April 2008, European Historical Romance (1850s and 1860s [Victorian] India and England)
Pocket, $6.99, 381 pages, Amazon ASIN 1416567038
As those who love historical romance know all too well, the landscape these days is littered with wallpaper. The Duke of Shadows, written by the winner of the Gather.com romance first chapter contest, aspires to be – is being promoted to be – something better than the usual fare. It’s on that scale that I think it’s fair to judge it.
The good news is that the setting for the first half of the book is fresh: India during the Great Uprising of 1857. Heroine Emma is introduced to the reader as a victim of a tragic shipwreck of which she is the lone survivor. Her rescue on the way to India to meet the man to whom she has long been betrothed by family arrangement is viewed as tainted by the English residents since she was taken aboard a ship manned only by rough sailors.
Soon enough Emma realizes that her fiancé is not the man she believed him to be and, just as distressing, she finds the strict constraints within which the English in India live to be stultifying. Enter Julian, the Marquess of Holdensmoor and the heir to a dukedom despite his ancestry: He is one-quarter Indian, something that causes other Englishmen to view him with contempt.
To start with the positive, the characters of Emma and Julian are richly drawn. When we first meet Emma she is struggling with survivor’s guilt, the burden of society’s disapproval for nothing more than having the temerity not to die, and, at the same time, the realization that the life her parents had planned for her fills her with horror. Julian is a man believably caught between two cultures and fiercely dedicated to a cause in which he passionately believes. When the two came together, I felt it.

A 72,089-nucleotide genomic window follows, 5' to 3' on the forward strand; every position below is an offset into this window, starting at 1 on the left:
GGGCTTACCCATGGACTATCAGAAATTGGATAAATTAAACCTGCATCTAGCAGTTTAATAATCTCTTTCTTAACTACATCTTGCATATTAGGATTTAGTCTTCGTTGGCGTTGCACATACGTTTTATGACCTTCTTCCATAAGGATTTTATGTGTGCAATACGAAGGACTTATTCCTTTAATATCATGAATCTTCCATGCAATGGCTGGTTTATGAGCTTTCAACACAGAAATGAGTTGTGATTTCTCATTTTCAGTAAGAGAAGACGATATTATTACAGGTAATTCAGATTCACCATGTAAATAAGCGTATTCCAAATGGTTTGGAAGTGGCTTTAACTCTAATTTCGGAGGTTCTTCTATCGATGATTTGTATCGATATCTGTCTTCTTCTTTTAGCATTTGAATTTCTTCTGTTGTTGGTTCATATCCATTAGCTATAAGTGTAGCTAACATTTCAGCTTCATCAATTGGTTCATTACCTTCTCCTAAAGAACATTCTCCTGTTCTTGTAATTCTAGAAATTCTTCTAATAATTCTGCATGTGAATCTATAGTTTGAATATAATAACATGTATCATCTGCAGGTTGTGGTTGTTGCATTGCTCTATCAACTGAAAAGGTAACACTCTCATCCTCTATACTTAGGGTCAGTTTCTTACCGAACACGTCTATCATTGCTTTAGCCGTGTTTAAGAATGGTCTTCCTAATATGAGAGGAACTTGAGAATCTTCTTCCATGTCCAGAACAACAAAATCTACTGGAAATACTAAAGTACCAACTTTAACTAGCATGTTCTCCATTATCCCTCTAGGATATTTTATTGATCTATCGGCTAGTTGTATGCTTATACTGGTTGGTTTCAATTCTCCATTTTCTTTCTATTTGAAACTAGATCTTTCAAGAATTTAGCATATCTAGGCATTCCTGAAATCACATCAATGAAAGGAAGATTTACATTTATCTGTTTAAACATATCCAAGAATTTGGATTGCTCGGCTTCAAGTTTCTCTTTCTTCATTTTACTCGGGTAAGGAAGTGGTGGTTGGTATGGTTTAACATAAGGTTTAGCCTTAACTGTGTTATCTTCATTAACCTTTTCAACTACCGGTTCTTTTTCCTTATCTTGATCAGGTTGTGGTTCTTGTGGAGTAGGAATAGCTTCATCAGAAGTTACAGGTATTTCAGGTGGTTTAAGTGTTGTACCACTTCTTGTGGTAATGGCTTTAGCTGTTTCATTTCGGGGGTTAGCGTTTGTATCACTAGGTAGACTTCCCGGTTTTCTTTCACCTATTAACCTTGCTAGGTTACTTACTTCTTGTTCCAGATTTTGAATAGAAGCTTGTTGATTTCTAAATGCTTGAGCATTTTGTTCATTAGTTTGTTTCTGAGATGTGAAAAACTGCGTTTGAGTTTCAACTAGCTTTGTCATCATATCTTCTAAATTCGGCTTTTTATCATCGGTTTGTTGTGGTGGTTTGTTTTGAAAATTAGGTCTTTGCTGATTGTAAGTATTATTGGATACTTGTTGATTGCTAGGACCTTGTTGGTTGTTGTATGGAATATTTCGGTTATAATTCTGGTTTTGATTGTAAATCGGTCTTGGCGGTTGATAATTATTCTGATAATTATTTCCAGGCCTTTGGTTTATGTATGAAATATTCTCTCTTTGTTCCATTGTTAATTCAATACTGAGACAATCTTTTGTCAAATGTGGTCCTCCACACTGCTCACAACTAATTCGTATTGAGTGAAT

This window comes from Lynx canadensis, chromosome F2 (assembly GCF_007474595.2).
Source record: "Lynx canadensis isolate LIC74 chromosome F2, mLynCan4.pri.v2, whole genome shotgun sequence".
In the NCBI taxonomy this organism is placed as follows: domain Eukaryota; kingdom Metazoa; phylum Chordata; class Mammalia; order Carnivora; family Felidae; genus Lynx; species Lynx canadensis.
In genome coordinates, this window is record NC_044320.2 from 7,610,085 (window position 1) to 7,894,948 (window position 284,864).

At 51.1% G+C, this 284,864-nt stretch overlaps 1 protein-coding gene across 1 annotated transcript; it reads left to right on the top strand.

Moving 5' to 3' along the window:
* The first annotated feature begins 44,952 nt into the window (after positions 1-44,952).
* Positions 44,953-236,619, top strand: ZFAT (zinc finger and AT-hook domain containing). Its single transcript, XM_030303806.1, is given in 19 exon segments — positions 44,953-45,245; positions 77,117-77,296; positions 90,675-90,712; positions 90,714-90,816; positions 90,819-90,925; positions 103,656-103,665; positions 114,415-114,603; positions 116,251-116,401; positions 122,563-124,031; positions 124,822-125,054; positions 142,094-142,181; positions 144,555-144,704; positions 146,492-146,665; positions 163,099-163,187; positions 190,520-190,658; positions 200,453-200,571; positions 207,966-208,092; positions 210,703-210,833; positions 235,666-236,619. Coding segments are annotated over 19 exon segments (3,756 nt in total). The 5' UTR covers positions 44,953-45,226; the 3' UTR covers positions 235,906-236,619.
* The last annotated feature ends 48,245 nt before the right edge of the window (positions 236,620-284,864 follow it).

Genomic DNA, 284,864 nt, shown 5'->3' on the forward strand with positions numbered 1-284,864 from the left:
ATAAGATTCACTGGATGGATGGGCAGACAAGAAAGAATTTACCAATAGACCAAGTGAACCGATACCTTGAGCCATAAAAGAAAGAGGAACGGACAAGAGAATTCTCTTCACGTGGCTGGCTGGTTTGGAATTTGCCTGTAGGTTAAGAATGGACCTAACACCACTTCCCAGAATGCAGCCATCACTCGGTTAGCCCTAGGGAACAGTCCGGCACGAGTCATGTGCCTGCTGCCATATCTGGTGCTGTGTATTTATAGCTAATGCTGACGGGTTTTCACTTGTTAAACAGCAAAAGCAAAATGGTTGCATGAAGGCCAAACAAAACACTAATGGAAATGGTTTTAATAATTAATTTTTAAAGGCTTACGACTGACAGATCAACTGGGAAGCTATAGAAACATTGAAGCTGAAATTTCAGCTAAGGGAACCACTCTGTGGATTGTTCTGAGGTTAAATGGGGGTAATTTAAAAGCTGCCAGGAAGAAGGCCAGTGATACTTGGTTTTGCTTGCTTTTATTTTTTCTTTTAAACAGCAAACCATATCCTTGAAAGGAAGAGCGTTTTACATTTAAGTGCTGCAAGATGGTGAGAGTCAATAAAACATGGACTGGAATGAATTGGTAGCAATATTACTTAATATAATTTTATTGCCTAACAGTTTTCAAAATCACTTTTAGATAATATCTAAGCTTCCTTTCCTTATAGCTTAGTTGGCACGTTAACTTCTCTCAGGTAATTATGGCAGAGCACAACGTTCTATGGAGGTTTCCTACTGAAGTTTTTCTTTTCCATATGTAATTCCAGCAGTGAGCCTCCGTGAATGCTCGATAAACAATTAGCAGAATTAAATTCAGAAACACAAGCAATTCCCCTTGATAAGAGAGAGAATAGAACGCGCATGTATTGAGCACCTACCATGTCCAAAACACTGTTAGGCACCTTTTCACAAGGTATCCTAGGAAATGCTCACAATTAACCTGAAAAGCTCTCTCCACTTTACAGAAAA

But, to be totally frank, no book aspiring to be something better can include a major character as one-dimensional as Emma’s fiancé. From the moment the reader first meets him, he behaves in true cartoon villain fashion and he never, ever evolves beyond that (very!) low level for a single moment. So, Emma doesn’t like him? Well, duh.
On an equally one-note level, while I agree that it's more than time that Imperialist Britain be portrayed as something other than the world-conquering heroes we're accustomed to seeing in historical romance, surely not all the English in India (except Emma and Julian, of course) were vain, shallow, ignorant, bigoted, and frequently sadistic. You'd never know otherwise here.
The prose is largely satisfying, if on occasion a bit uneven. It should also be noted that the book includes a few jarring anachronisms; for example, the heroine's paintings are described as "very powerful stuff". Adding to my quibbles is the fact that the breach between Julian and Emma in the book’s second half extends beyond what seemed believable to me and appeared to be more about padding the page count than anything else.
But, with that said, considering the freshness of the first half setting – the author does a wonderful job of evoking the sights and sounds of India – and the characters of Emma and Julian, The Duke of Shadows represents an auspicious debut for author Merdith Duran. Still, while it’s fair to say that I enjoyed the book and would certainly rate it higher than the average wallpaper historical as reflected in my B- grade, from the buzz out there I expected something more. I didn’t get it.
-- Sandy Coleman
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